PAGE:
We started spring calving season this past week, and often it is the small victories that mean the most.
I say small victories because it seems like I never have any major victories when it comes to calving. It also seems like it takes a few calves to get into that calving season groove where we operate like a well-oiled machine. OK, we aren’t exactly a well-oiled machine – maybe a machine with a couple of bearings going out – but still operating.
The first day of calving season was like that.
Four calves on the first day, and five days before the chart said they would drop. I guess no one consulted the cows about the chart, because we didn’t just have one early, we had four in one day.
We were a little rusty when it came to catching the first calf, and then there was the second calf. I went to the place where I had last seen mother and baby, and while I was driving there, mama came steaming in like the house was on fire. I started looking for the calf curled up in the tall grass and I saw nothing.
Mama cow was not settling down, running frantically back and forth and acting like she did not know where her baby was. I had a hunch we were being played and decided to move on to the next calf and give the cow time to let her guard down and lead us to her baby.
The next calf saw me kick my shower caddy where I keep medicine, tags, syringes, buttons and castrator bands. Of course, being the first day of calving it was fully loaded and ready to go. Stuff went everywhere.
The big stuff like the medicine bottles, tagger, bander, tags and pliers weren’t hard to find and pick up but the buttons and the bands took forever. To make matter worse, I got grass and other stuff in my formerly clean calving tagger caddy. I knew better than to set it down where I or the cow could step in it, but I was a little rusty.
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We got the calf tagged and went back to see if the previous cow had let her guard down. We found her with the main bunch of cows frantically going around looking for junior. She kept coming back to the first calf we had tagged, and that calf’s mother assured her that she was not about to share custody.
I was starting to get concerned. I had just talked to a neighbor about how bad the coyotes were and how they could run a new calf off. The cow was acting like she did not have any idea where her calf was and she couldn’t be that good of an actor, or so I thought.
We went back to the original scene of the crime and started widening our search. I even gave a lost calf bawl. I am not as good as Dad was at this, but in usually works.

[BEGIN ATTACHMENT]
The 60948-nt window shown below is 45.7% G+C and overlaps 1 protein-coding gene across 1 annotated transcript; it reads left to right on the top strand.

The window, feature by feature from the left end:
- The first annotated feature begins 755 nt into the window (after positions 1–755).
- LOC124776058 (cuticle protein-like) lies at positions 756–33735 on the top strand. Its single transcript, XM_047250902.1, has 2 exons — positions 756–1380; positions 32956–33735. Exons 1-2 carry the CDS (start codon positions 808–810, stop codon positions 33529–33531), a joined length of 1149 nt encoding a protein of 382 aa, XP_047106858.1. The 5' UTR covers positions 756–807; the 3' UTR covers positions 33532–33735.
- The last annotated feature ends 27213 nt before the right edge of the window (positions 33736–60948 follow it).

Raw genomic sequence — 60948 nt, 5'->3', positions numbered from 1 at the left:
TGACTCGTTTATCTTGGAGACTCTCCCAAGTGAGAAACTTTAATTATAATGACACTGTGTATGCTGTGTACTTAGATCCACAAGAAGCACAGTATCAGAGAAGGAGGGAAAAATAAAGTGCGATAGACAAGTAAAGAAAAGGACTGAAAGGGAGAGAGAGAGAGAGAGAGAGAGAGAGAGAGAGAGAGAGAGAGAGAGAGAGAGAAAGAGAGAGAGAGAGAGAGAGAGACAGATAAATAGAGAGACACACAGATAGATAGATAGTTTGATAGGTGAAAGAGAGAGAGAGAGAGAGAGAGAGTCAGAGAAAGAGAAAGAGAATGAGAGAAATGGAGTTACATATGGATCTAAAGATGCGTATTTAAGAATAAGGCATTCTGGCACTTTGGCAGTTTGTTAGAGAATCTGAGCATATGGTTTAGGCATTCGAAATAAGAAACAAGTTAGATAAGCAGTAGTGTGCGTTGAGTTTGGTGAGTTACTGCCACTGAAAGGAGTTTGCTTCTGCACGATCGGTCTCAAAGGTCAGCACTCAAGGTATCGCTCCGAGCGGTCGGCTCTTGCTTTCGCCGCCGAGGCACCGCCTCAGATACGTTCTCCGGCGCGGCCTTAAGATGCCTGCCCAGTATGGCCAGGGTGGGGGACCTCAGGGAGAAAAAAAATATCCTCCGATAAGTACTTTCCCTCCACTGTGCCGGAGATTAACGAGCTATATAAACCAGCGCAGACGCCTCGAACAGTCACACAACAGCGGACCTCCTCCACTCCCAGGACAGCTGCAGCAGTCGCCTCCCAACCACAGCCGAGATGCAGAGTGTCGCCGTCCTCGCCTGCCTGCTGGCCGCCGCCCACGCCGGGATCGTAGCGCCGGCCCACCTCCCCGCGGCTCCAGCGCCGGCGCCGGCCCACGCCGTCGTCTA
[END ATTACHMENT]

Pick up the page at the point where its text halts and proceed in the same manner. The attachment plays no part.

It sort of worked this time. The cow came back running and bawling and acting like she had no idea where her baby was. I had just about decided she wasn’t acting and was getting worried myself. Worrying about the calf going through the fence, we started working up the fence.
Well, she stayed there until we got about 100 yards up the fence line and then here she came, bawling and running. I felt a little better. Maybe we had gotten a little closer. It was kind of like when I was a kid looking for Easter eggs and Dad would tell me if I was hotter or colder.
Even with her losing her nerve, we still could not find the calf. I knew we were close, or at least I hoped we were close. A foot search revealed nothing, and again I started to worry about a baby calf, spooked and on the wrong side of the fence.
The decision was made to back off, regroup and come up with plan B. That was either going to be to go on the other side of the fence and look, or to go home and hope the calf showed up. I didn’t like either of those options.
Then it occurred to me, the cow kept stealing nervous glances back to the lone cedar tree in the fence. She had just tipped her hand. Cautiously, we made our way up to the tree. As we did the cow took off in another direction.
Sure enough, there was the calf, laying under the tree, up against the trunk. Mama knowing the gig was up came back and watched as we tagged and vaccinated a really nice heifer calf. Hopefully this hiding thing is not genetic, although I know it is.
In the end, I got my calf tagged and worked. It was Glenn 1, cows 0. I am sure that score will swing to the cows as calving season goes on but, like I said, you have to enjoy the little victories.
Glenn Brunkow is a fifth-generation farmer in the Northern Flint Hills of Pottawatomie County in Kansas. He was a county Extension educator for 19 years before returning to farm and ranch full time. He can be reached at firstname.lastname@example.org.